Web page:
15. Pereira, Pedro T. & Martins, Pedro S., 2001. "Is there a Return-Risk Link in Education?," IZA Discussion Papers 321, Institute for the Study of Labor (IZA).
  16. Martins, Pedro S. & Novo, Alvaro A. & Portugal, Pedro, 2009. "Increasing the Legal Retirement Age: The Impact on Wages, Worker Flows and Firm Performance," IZA Discussion Papers 4187, Institute for the Study of Labor (IZA).
  17. Enrico Moretti, 2002. "Estimating the Social Return to Higher Education: Evidence From Longitudinal and Repeated Cross-Sectional Data," NBER Working Papers 9108, National Bureau of Economic Research, Inc.
  18. Katz, Lawrence F. & Autor, David H., 1999. "Changes in the wage structure and earnings inequality," Handbook of Labor Economics, in: O. Ashenfelter & D. Card (ed.), Handbook of Labor Economics, edition 1, volume 3, chapter 26, pages 1463-1555 Elsevier.
  19. Ashenfelter, Orley & Krueger, Alan B, 1994. "Estimates of the Economic Returns to Schooling from a New Sample of Twins," American Economic Review, American Economic Association, vol. 84(5), pages 1157-73, December.
  20. Acemoglu, Daron & Pischke, Jorn-Steffen, 1999. "Beyond Becker: Training in Imperfect Labour Markets," Economic Journal, Royal Economic Society, vol. 109(453), pages F112-42, February.
  21. Carneiro, Pedro & Heckman, James J., 2003. "Human Capital Policy," IZA Discussion Papers 821, Institute for the Study of Labor (IZA).
  22. Daron Acemoglu, 1996. "A Microfoundation for Social Increasing Returns in Human Capital Accumulation," The Quarterly Journal of Economics, Oxford University Press, vol. 111(3), pages 779-804.
  23. Kevin Milligan & Enrico Moretti & Philip Oreopoulos, 2003. "Does Education Improve Citizenship? Evidence from the U.S. and the U.K," NBER Working Papers 9584, National Bureau of Economic Research, Inc.
  24. Lance Lochner & Enrico Moretti, 2001. "The Effect of Education on Crime: Evidence from Prison Inmates, Arrests, and Self-Reports," NBER Working Papers 8605, National Bureau of Economic Research, Inc.
  25. Vieira, Jose A. C., 1999. "Returns to education in Portugal," Labour Economics, Elsevier, vol. 6(4), pages 535-541, November.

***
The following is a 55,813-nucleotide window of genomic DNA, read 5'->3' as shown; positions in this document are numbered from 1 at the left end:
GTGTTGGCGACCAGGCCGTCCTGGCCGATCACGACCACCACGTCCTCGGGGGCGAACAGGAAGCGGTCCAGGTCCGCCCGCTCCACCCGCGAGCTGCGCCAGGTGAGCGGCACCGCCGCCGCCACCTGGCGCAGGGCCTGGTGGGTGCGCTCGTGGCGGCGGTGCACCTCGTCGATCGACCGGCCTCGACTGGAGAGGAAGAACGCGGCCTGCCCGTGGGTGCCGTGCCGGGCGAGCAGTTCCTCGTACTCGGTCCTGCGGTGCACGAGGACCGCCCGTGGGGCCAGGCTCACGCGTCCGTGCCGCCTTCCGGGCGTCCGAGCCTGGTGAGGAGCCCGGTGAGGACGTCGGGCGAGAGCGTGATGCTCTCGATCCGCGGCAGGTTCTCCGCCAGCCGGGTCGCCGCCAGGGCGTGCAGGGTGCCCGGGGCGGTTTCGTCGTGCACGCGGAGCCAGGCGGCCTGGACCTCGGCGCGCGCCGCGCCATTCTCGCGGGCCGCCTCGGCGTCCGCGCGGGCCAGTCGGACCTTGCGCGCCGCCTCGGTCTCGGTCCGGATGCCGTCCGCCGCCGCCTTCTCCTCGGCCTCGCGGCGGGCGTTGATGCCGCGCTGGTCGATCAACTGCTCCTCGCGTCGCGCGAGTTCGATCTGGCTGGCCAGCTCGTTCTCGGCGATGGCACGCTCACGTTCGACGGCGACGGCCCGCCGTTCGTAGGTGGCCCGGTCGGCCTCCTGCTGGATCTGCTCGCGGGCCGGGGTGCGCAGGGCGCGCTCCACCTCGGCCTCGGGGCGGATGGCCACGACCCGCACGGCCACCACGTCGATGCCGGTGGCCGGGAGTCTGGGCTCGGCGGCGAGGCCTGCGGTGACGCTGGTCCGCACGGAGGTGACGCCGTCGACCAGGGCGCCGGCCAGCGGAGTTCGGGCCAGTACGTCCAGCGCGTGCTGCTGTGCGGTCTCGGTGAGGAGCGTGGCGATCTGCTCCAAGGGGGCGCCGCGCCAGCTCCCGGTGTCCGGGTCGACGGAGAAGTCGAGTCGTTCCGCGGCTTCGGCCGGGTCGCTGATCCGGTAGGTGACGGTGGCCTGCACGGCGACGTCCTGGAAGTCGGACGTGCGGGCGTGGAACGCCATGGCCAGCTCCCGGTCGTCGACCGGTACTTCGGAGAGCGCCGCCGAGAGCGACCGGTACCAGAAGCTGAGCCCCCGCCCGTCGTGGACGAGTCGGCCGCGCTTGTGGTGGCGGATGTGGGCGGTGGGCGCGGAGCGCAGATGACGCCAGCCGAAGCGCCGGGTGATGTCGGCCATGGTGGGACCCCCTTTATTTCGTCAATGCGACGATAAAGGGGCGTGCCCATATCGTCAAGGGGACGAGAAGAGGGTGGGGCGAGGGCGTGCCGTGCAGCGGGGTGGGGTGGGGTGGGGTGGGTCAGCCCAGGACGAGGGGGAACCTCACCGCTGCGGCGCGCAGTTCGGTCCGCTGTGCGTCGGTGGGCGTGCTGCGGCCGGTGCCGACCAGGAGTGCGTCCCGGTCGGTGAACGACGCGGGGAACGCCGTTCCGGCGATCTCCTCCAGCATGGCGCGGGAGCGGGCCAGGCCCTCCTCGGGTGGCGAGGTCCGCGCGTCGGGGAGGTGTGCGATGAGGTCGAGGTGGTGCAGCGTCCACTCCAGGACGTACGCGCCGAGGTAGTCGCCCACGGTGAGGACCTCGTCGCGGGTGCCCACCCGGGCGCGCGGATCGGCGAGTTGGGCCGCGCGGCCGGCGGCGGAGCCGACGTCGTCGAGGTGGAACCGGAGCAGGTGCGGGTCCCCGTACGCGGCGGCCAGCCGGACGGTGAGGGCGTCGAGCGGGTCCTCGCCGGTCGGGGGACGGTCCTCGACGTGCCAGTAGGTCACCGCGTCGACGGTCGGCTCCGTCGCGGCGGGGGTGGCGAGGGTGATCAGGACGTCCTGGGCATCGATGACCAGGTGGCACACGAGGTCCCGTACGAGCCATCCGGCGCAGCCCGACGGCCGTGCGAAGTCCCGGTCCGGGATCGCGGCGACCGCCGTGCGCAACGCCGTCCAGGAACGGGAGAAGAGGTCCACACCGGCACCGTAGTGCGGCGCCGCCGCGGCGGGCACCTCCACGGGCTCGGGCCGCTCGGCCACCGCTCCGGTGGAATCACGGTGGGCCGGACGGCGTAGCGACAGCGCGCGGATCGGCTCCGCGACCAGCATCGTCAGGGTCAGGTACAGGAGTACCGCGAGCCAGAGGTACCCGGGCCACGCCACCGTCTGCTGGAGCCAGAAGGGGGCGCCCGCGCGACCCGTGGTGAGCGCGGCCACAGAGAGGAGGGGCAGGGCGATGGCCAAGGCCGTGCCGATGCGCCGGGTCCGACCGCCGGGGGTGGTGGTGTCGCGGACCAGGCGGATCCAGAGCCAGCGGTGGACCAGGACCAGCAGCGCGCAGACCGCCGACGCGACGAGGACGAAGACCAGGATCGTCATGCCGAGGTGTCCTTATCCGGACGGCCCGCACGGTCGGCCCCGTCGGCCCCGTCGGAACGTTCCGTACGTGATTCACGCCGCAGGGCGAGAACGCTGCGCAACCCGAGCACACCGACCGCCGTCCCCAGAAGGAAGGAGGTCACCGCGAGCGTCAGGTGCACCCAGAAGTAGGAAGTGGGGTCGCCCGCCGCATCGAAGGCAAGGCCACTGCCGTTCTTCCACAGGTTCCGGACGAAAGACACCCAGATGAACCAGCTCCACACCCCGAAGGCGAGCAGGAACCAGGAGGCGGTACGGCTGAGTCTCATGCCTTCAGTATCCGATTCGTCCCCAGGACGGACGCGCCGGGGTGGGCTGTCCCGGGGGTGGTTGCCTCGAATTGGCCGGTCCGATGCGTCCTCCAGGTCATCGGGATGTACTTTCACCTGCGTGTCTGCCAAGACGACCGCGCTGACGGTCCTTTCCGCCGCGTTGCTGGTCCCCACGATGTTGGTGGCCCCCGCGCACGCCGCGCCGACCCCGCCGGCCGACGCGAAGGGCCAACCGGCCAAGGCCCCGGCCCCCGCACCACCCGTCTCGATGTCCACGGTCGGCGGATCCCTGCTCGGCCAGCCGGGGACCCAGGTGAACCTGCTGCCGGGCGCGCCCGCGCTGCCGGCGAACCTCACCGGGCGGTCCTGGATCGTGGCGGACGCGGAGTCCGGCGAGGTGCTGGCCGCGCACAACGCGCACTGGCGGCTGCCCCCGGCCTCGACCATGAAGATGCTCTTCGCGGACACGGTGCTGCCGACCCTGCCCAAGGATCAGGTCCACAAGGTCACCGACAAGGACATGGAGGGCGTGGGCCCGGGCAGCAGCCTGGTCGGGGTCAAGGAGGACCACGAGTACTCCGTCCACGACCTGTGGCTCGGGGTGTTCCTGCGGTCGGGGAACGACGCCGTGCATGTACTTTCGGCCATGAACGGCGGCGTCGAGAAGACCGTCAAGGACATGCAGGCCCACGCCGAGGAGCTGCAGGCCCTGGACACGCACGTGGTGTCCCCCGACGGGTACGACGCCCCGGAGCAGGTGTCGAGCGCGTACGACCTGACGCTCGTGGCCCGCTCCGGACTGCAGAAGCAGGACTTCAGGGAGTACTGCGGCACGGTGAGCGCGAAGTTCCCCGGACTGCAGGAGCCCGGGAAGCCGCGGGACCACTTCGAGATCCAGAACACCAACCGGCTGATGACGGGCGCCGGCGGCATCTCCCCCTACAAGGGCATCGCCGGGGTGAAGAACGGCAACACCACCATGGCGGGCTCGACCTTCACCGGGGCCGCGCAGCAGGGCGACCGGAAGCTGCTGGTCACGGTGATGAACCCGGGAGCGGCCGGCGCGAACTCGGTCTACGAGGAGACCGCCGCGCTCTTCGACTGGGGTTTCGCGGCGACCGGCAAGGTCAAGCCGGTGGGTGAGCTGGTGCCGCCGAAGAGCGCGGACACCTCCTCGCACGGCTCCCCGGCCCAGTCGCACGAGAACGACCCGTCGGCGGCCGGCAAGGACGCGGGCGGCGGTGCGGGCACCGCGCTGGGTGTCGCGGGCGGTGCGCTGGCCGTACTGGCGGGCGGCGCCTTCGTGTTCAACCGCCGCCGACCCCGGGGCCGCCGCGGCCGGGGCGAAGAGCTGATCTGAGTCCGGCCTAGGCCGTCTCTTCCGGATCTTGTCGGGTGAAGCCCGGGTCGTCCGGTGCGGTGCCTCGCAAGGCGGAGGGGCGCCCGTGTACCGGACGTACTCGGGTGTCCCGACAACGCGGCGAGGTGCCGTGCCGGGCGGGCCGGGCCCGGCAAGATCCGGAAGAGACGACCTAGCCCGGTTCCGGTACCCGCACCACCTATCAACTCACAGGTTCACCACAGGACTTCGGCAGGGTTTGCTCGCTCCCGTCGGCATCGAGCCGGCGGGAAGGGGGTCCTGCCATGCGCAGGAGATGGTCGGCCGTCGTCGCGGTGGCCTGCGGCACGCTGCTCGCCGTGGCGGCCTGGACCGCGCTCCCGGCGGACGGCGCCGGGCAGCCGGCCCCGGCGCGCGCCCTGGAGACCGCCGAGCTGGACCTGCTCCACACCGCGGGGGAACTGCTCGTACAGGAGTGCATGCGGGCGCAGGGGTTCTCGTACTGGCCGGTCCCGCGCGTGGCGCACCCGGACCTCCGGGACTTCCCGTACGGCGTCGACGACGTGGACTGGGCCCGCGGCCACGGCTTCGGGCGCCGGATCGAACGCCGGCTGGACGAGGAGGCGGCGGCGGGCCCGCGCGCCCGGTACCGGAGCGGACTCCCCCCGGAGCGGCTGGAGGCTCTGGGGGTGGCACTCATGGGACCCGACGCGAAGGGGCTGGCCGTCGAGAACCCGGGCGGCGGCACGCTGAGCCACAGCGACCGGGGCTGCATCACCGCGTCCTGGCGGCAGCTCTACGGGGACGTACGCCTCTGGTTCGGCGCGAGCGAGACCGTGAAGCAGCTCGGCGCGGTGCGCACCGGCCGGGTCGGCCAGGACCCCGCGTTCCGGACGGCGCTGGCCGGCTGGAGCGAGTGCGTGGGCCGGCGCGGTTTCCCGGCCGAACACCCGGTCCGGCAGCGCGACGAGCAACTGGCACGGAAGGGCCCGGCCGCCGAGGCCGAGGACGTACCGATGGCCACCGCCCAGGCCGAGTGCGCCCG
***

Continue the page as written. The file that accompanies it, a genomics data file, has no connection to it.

26. Acemoglu, D. & Pischke, J.S., 1997. "The Structure of Wages and Investment in General Training," Working papers 97-24, Massachusetts Institute of Technology (MIT), Department of Economics.
  27. Griliches, Zvi & Hausman, Jerry A., 1986. "Errors in variables in panel data," Journal of Econometrics, Elsevier, vol. 31(1), pages 93-118, February.
  28. Martins, Pedro S. & Pereira, Pedro T., 2004. "Does education reduce wage inequality? Quantile regression evidence from 16 countries," Labour Economics, Elsevier, vol. 11(3), pages 355-371, June.
  29. James E. Rauch, 1991. "Productivity Gains From Geographic Concentration of human Capital: Evidence From the Cities," NBER Working Papers 3905, National Bureau of Economic Research, Inc.
  30. Kramarz, Francis, 2003. "Wages and International Trade," CEPR Discussion Papers 3936, C.E.P.R. Discussion Papers.
  31. Lucas, Robert Jr., 1988. "On the mechanics of economic development," Journal of Monetary Economics, Elsevier, vol. 22(1), pages 3-42, July.
  32. Vincent (Vincent Peter) Hogan & Ian Walker, 2003. "Education choice under uncertainty and public policy," Working Papers 200302, School of Economics, University College Dublin.
  33. Jeremy B. Rudd, 2000. "Empirical evidence on human capital spillovers," Finance and Economics Discussion Series 2000-46, Board of Governors of the Federal Reserve System (U.S.).
  34. Enrico Moretti, 2004. "Workers' Education, Spillovers, and Productivity: Evidence from Plant-Level Production Functions," American Economic Review, American Economic Association, vol. 94(3), pages 656-690, June.
Full references (including those not matched with items on IDEAS)

This item is not listed on Wikipedia, on a reading list or among the top items on IDEAS.

When requesting a correction, please mention this item's handle: RePEc:spr:jopoec:v:23:y:2010:i:2:p:539-558. See general information about how to correct material in RePEc.

For technical questions regarding this item, or to correct its authors, title, abstract, bibliographic or download information, contact: (Sonal Shukla)

or (Rebekah McClure)

If you have authored this item and are not yet registered with RePEc, we encourage you to do it here. This allows to link your profile to this item. It also allows you to accept potential citations to this item that we are uncertain about.

If references are entirely missing, you can add them using this form.

If the full references list an item that is present in RePEc, but the system did not link to it, you can help with this form.

If you know of missing items citing this one, you can help us creating those links by adding the relevant references in the same way as above, for each refering item. If you are a registered author of this item, you may also want to check the "citations" tab in your profile, as there may be some citations waiting for confirmation.

Please note that corrections may take a couple of weeks to filter through the various RePEc services.

This information is provided to you by IDEAS at the Research Division of the Federal Reserve Bank of St. Louis using RePEc data.